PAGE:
Humanities Center Director: Thomas Wilson

Zarqa Nawaz

Writer, Journalist, Broadcaster, Screenwriter, and Filmmaker

A Funny Thing Happened on the Way to the Mosque

Thursday, April 28, 2011 • 4:10pm • Taylor Science Center G027

When Zarqa Nawaz moved from big city Toronto to the Canadian prairies, she decided to stop whining and start writing. The CBC hit sitcom Little Mosque on the Prairie was born. Zarqa will talk about how her comedic experiences growing up Muslim resulted in material for her television show, which is now airing its fifth season in Canada and in over sixty countries around the world.

A Canadian woman of Muslim faith, Zarqa Nawaz was born in Liverpool, England, and raised in the Toronto area. She has a B.Sc. from the University of Toronto and a B.A.A. in journalism from Ryerson University. Initially, she planned to go to medical school but a rejection letter quickly changed her plans and her career choice. A journalism degree later, she found herself working with CBC Radio in various capacities. Looking for a more creative outlet, she began working as a filmmaker, using comedy to explore the relationships between Muslims and their neighbours in contemporary North America. In 2007, her sitcom Little Mosque on the Prairie became an instant success on CBC television. She named her production company FUNdamentalist Films, which is all about “putting the ‘fun’ back into fundamentalism.  Little Mosque on the Prairie premiered to record viewership and ultimately became CBC’s highest rated sitcom. The success of her series ushered in a new era of television in Canada. The show has garnered many national and international awards such as the Canada Award at the Geminis, Audience Award for Best Series at the Cinema Tout Ecran in Switzerland, and the Maximo Award for best screenplay at Italy’s Roma FictionFest.  Zarqa Nawaz has written three other comedy pilots: in 2007 she wrote Mecca, Indiana for ABC; in 2008, George and Jamila for NBC; and in 2009, When Harry met Noora for CBS. She has written and directed four comedy short films: BBQ MUSLIMS (1996), Death Threat (1998), Fred’s Burqa (2004), Random Check (2005); these have aired on CBC as well. Death Threat and BBQ MUSLIMS both premiered at the Toronto International Film Festival. She wrote and directed the award winning documentary Me and the Mosque, which explored encroaching conservatism in North American mosques and ultimately inspired the series Little Mosque on the Prairie.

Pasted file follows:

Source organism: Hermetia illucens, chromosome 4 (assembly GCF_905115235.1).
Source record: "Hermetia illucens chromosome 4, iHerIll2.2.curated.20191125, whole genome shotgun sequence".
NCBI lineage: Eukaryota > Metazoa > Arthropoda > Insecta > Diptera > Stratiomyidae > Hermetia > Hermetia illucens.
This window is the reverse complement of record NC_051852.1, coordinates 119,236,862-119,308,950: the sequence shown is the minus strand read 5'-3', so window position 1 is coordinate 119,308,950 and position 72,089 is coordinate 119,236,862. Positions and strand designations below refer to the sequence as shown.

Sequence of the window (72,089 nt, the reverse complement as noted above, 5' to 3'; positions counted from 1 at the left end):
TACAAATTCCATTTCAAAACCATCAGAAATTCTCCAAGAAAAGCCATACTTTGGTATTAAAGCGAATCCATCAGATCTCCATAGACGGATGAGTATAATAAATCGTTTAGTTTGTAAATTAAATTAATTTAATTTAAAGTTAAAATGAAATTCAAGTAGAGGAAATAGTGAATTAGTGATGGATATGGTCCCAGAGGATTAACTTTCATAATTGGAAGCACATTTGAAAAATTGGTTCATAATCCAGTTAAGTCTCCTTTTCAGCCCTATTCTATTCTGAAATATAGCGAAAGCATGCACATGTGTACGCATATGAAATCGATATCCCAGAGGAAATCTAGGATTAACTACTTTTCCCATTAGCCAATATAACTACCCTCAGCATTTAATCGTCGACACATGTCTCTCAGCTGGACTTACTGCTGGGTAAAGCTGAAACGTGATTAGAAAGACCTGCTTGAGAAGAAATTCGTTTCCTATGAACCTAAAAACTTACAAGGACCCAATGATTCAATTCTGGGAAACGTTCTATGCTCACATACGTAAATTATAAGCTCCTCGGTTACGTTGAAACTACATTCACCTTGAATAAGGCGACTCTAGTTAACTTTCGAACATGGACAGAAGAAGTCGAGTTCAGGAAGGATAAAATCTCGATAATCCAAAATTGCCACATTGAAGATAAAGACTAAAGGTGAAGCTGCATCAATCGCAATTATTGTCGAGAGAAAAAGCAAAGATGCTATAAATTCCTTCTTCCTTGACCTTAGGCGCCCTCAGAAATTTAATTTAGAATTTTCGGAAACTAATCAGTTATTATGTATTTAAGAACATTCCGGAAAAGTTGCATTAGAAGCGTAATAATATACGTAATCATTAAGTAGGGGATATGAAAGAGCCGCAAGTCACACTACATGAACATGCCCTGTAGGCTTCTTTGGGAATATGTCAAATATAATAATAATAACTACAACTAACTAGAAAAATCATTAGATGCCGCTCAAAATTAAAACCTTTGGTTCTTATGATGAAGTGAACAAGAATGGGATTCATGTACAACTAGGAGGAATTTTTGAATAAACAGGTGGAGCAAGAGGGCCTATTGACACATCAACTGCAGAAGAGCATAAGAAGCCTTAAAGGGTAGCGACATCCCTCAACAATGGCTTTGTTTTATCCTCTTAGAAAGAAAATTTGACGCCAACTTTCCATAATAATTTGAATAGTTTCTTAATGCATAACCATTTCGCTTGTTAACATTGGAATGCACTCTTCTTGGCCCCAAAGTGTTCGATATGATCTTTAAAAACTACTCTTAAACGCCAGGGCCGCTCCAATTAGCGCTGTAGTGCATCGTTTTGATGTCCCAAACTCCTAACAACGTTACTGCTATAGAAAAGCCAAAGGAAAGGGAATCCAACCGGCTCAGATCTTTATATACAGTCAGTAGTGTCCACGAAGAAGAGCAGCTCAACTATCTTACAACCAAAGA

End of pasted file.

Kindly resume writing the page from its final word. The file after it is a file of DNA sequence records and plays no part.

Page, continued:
Sponsored by the Humanities Forum, the Dean of Faculty, the Yordán Lecture Fund, Kirkland Endowment, Religious Studies Department, and the Chaplaincy